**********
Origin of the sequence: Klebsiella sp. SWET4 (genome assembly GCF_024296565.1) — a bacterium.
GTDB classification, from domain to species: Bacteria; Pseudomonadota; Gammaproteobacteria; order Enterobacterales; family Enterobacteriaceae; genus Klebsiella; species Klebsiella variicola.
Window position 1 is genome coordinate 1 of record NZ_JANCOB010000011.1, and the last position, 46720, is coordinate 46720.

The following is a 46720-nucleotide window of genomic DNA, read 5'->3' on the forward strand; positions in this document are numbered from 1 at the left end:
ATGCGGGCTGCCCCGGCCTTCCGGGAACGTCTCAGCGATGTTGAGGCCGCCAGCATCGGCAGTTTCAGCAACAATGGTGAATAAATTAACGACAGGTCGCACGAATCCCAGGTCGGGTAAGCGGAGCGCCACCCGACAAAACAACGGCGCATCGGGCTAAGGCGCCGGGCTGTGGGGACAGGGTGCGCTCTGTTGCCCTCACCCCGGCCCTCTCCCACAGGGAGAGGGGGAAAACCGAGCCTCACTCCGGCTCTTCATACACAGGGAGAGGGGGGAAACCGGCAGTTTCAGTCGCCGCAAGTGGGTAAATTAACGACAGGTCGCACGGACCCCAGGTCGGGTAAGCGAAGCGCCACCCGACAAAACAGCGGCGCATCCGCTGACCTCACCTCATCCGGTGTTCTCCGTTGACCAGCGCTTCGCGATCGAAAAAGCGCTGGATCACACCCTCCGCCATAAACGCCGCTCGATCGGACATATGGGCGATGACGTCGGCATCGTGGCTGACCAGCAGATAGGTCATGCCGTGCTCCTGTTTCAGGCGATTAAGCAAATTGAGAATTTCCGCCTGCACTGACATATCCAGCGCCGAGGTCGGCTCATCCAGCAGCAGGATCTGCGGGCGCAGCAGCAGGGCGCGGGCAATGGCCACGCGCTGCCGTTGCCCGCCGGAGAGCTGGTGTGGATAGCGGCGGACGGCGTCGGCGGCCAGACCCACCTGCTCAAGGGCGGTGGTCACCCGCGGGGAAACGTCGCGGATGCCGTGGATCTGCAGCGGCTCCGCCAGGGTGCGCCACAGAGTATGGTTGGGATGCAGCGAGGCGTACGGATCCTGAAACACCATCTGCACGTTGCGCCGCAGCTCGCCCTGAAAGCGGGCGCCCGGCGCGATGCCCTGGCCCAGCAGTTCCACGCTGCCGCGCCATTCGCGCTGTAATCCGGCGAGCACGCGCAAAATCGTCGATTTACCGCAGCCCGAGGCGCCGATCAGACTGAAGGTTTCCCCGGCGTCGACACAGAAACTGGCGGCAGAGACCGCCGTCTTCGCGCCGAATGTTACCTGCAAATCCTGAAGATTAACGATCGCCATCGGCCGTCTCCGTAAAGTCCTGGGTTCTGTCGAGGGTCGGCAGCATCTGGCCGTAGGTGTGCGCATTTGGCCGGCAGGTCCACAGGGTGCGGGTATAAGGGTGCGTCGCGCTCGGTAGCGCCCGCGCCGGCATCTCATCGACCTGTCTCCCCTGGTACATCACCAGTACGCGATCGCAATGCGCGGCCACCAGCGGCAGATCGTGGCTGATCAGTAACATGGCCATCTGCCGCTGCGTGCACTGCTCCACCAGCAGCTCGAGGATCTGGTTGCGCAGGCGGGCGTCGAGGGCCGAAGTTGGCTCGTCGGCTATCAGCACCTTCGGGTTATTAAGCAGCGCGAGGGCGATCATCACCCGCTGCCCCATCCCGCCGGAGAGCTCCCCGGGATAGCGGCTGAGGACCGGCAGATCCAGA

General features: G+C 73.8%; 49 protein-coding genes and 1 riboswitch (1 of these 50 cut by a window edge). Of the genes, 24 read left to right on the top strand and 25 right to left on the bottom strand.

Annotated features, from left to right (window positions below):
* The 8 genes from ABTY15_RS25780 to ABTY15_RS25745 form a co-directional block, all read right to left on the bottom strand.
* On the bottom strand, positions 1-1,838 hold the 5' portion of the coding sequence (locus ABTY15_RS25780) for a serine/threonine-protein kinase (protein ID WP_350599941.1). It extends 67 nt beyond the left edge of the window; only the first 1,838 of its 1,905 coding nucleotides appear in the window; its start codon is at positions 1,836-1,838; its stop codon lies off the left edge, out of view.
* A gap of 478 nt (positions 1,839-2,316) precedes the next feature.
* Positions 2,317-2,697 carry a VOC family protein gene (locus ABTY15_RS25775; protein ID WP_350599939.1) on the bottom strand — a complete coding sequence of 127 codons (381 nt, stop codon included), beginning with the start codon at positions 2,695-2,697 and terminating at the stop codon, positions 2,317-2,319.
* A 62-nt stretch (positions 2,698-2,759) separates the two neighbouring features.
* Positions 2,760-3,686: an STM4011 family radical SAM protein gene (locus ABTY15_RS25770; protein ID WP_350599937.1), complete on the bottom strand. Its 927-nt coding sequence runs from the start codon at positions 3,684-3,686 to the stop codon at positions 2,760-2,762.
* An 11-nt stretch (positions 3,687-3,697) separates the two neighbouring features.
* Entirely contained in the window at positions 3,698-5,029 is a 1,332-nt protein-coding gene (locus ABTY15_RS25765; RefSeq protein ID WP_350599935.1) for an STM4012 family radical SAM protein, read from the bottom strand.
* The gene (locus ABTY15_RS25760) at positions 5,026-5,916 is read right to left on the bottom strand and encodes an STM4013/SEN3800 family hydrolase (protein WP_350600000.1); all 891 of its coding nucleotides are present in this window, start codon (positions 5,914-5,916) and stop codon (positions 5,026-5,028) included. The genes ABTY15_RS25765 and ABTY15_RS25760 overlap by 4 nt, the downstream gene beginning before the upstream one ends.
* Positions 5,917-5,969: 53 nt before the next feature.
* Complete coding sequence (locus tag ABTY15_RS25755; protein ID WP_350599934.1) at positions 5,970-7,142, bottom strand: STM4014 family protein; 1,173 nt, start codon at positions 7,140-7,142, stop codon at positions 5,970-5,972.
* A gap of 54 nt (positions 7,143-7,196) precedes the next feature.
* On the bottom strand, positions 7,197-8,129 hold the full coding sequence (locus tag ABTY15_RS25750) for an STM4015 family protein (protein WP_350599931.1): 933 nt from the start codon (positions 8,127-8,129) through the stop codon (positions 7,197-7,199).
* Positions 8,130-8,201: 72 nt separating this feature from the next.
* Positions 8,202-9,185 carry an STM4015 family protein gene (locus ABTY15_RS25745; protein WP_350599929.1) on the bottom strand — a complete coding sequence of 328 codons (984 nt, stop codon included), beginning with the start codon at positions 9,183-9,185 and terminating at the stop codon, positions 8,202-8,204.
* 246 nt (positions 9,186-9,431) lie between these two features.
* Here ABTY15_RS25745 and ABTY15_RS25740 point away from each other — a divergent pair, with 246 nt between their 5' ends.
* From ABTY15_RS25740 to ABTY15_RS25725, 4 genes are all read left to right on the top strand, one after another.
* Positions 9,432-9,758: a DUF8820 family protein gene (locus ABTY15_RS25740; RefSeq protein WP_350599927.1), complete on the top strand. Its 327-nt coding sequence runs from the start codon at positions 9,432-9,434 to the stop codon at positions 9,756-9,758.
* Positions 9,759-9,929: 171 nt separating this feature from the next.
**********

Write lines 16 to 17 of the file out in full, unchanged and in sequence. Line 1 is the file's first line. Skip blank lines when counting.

* The gene (locus ABTY15_RS25760) at positions 5,026-5,916 is read right to left on the bottom strand and encodes an STM4013/SEN3800 family hydrolase (protein WP_350600000.1); all 891 of its coding nucleotides are present in this window, start codon (positions 5,914-5,916) and stop codon (positions 5,026-5,028) included. The genes ABTY15_RS25765 and ABTY15_RS25760 overlap by 4 nt, the downstream gene beginning before the upstream one ends.
* Positions 5,917-5,969: 53 nt before the next feature.